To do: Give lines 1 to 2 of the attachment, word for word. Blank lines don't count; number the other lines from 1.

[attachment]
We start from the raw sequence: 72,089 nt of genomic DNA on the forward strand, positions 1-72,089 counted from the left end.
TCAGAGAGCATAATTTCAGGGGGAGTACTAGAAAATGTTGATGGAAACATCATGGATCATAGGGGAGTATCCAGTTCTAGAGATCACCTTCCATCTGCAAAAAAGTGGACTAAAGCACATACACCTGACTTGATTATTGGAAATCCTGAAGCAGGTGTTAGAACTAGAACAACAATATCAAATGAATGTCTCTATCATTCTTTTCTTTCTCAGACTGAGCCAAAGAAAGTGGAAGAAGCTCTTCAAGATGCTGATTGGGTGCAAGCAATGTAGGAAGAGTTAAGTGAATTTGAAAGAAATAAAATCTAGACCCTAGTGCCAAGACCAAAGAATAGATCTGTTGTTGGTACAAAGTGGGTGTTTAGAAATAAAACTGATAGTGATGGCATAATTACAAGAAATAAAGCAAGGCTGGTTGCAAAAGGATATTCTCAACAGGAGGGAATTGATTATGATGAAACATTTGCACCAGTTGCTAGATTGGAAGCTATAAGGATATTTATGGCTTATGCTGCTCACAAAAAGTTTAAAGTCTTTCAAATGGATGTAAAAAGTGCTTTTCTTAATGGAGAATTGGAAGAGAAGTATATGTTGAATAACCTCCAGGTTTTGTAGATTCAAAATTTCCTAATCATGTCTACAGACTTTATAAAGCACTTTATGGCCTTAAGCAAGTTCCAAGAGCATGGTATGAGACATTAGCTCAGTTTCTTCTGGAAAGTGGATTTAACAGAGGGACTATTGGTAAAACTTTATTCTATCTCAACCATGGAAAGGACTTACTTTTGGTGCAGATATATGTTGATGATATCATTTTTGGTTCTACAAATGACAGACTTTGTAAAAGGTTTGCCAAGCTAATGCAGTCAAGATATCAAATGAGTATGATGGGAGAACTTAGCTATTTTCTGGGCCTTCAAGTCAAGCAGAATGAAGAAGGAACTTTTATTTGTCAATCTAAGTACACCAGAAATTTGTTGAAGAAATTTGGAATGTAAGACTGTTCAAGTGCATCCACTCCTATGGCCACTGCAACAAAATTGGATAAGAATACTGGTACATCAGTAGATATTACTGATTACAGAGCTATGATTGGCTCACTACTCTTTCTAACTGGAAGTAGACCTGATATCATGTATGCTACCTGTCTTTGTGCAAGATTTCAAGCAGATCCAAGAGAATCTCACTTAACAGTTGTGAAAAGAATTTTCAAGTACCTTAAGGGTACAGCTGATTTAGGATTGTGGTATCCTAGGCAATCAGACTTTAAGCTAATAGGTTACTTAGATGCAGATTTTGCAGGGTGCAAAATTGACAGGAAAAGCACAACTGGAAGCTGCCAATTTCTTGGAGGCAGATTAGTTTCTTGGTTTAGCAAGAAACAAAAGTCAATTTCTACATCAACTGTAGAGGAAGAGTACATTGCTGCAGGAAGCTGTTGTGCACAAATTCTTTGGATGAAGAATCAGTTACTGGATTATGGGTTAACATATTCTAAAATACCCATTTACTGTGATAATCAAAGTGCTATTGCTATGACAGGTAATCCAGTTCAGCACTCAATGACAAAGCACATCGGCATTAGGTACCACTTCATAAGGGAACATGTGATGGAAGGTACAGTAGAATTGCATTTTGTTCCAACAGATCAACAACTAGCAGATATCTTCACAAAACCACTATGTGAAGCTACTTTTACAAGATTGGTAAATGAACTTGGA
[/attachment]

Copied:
We start from the raw sequence: 72,089 nt of genomic DNA on the forward strand, positions 1-72,089 counted from the left end.
TCAGAGAGCATAATTTCAGGGGGAGTACTAGAAAATGTTGATGGAAACATCATGGATCATAGGGGAGTATCCAGTTCTAGAGATCACCTTCCATCTGCAAAAAAGTGGACTAAAGCACATACACCTGACTTGATTATTGGAAATCCTGAAGCAGGTGTTAGAACTAGAACAACAATATCAAATGAATGTCTCTATCATTCTTTTCTTTCTCAGACTGAGCCAAAGAAAGTGGAAGAAGCTCTTCAAGATGCTGATTGGGTGCAAGCAATGTAGGAAGAGTTAAGTGAATTTGAAAGAAATAAAATCTAGACCCTAGTGCCAAGACCAAAGAATAGATCTGTTGTTGGTACAAAGTGGGTGTTTAGAAATAAAACTGATAGTGATGGCATAATTACAAGAAATAAAGCAAGGCTGGTTGCAAAAGGATATTCTCAACAGGAGGGAATTGATTATGATGAAACATTTGCACCAGTTGCTAGATTGGAAGCTATAAGGATATTTATGGCTTATGCTGCTCACAAAAAGTTTAAAGTCTTTCAAATGGATGTAAAAAGTGCTTTTCTTAATGGAGAATTGGAAGAGAAGTATATGTTGAATAACCTCCAGGTTTTGTAGATTCAAAATTTCCTAATCATGTCTACAGACTTTATAAAGCACTTTATGGCCTTAAGCAAGTTCCAAGAGCATGGTATGAGACATTAGCTCAGTTTCTTCTGGAAAGTGGATTTAACAGAGGGACTATTGGTAAAACTTTATTCTATCTCAACCATGGAAAGGACTTACTTTTGGTGCAGATATATGTTGATGATATCATTTTTGGTTCTACAAATGACAGACTTTGTAAAAGGTTTGCCAAGCTAATGCAGTCAAGATATCAAATGAGTATGATGGGAGAACTTAGCTATTTTCTGGGCCTTCAAGTCAAGCAGAATGAAGAAGGAACTTTTATTTGTCAATCTAAGTACACCAGAAATTTGTTGAAGAAATTTGGAATGTAAGACTGTTCAAGTGCATCCACTCCTATGGCCACTGCAACAAAATTGGATAAGAATACTGGTACATCAGTAGATATTACTGATTACAGAGCTATGATTGGCTCACTACTCTTTCTAACTGGAAGTAGACCTGATATCATGTATGCTACCTGTCTTTGTGCAAGATTTCAAGCAGATCCAAGAGAATCTCACTTAACAGTTGTGAAAAGAATTTTCAAGTACCTTAAGGGTACAGCTGATTTAGGATTGTGGTATCCTAGGCAATCAGACTTTAAGCTAATAGGTTACTTAGATGCAGATTTTGCAGGGTGCAAAATTGACAGGAAAAGCACAACTGGAAGCTGCCAATTTCTTGGAGGCAGATTAGTTTCTTGGTTTAGCAAGAAACAAAAGTCAATTTCTACATCAACTGTAGAGGAAGAGTACATTGCTGCAGGAAGCTGTTGTGCACAAATTCTTTGGATGAAGAATCAGTTACTGGATTATGGGTTAACATATTCTAAAATACCCATTTACTGTGATAATCAAAGTGCTATTGCTATGACAGGTAATCCAGTTCAGCACTCAATGACAAAGCACATCGGCATTAGGTACCACTTCATAAGGGAACATGTGATGGAAGGTACAGTAGAATTGCATTTTGTTCCAACAGATCAACAACTAGCAGATATCTTCACAAAACCACTATGTGAAGCTACTTTTACAAGATTGGTAAATGAACTTGGA